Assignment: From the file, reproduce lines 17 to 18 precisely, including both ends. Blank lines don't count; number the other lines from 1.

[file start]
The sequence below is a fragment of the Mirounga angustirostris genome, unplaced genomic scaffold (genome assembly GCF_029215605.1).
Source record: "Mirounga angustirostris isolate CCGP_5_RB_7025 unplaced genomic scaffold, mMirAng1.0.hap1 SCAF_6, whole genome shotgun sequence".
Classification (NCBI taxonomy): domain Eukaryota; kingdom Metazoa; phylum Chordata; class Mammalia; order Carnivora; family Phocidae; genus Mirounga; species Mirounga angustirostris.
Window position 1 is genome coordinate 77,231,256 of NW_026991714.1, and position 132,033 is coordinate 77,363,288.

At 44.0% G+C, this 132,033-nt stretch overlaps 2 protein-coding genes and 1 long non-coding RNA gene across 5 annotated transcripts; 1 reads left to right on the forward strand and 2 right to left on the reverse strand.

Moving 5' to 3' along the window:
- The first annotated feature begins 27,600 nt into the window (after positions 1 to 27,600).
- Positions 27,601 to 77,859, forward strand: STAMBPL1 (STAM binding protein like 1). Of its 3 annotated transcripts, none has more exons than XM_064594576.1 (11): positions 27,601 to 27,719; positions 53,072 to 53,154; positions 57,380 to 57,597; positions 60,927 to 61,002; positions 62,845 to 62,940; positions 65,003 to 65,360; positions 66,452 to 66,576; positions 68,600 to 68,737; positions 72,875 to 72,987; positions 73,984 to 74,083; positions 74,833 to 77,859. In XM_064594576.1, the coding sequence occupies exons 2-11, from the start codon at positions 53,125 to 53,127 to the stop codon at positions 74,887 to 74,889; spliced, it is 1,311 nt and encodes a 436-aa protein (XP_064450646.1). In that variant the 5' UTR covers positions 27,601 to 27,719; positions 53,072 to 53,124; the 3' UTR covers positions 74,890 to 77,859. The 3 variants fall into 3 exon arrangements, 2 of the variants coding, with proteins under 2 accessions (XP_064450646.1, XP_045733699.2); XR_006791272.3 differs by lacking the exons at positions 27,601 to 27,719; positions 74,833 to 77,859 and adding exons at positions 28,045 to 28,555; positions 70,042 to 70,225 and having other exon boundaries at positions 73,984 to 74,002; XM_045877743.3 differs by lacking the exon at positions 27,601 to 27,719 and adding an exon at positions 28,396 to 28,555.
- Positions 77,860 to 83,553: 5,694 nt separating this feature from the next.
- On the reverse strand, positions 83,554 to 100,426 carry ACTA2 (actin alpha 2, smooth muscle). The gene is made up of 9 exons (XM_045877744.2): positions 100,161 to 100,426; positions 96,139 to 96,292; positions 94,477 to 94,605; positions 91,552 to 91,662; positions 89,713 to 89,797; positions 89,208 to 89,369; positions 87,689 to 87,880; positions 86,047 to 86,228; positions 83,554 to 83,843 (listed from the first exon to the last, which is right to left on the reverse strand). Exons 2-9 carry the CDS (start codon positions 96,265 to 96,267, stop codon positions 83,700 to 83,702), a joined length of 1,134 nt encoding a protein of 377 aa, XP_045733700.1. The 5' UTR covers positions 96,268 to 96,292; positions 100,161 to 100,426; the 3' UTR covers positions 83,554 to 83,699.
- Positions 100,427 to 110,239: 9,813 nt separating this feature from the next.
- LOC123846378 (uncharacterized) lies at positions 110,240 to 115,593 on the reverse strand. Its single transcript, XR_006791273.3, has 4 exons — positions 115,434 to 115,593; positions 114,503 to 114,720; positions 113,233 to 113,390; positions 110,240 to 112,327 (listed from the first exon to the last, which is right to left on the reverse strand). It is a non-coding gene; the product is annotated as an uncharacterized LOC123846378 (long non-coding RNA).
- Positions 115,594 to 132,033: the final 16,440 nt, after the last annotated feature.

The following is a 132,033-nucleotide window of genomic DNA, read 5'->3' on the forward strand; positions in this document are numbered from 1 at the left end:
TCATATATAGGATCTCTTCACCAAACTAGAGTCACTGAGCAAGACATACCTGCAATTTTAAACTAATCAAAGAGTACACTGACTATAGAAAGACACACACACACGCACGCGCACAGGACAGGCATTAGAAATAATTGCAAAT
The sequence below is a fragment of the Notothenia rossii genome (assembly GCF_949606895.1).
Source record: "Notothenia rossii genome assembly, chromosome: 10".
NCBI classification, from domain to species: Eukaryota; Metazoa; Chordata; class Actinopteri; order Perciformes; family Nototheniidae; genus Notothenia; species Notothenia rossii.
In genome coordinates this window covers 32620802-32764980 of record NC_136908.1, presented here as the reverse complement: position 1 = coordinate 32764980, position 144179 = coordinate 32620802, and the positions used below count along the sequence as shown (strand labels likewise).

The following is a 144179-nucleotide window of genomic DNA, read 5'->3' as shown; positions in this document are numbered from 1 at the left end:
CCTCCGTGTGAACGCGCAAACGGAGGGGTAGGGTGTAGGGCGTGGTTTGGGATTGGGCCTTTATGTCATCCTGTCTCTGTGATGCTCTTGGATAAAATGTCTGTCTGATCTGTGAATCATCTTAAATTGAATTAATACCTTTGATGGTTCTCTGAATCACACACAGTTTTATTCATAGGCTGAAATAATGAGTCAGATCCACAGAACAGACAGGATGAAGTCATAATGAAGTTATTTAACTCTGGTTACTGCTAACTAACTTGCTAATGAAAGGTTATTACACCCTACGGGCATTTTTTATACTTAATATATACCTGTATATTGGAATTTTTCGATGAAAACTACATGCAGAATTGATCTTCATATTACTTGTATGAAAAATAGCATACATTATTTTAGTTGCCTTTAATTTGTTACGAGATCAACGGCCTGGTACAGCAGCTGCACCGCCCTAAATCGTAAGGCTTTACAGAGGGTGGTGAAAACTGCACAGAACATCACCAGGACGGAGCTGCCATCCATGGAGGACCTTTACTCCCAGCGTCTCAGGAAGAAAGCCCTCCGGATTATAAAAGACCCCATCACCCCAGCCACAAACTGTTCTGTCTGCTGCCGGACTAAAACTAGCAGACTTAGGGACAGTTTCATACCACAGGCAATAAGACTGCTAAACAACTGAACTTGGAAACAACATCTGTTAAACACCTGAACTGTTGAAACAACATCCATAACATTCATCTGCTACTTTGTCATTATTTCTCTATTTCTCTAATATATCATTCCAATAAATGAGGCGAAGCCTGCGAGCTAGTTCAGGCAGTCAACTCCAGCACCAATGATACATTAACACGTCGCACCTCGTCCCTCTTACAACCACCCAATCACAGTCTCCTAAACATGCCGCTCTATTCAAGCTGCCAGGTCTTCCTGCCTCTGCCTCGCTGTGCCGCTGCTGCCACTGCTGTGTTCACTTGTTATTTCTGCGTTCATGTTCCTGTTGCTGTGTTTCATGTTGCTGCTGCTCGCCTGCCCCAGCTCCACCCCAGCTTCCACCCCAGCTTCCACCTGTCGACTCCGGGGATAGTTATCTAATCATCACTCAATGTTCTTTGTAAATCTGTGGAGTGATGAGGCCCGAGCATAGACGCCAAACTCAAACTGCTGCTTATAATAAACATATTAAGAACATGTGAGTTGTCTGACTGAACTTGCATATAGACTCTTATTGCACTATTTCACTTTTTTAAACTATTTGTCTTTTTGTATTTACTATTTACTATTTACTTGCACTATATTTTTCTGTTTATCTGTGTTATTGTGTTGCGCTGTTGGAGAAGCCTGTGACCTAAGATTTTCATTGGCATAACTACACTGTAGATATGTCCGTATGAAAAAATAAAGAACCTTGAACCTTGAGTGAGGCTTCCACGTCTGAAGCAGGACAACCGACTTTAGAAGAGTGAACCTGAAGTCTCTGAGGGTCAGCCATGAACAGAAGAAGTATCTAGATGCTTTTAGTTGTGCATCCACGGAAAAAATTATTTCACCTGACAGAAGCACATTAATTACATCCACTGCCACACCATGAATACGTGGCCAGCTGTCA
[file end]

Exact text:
Source record: "Notothenia rossii genome assembly, chromosome: 10".
NCBI classification, from domain to species: Eukaryota; Metazoa; Chordata; class Actinopteri; order Perciformes; family Nototheniidae; genus Notothenia; species Notothenia rossii.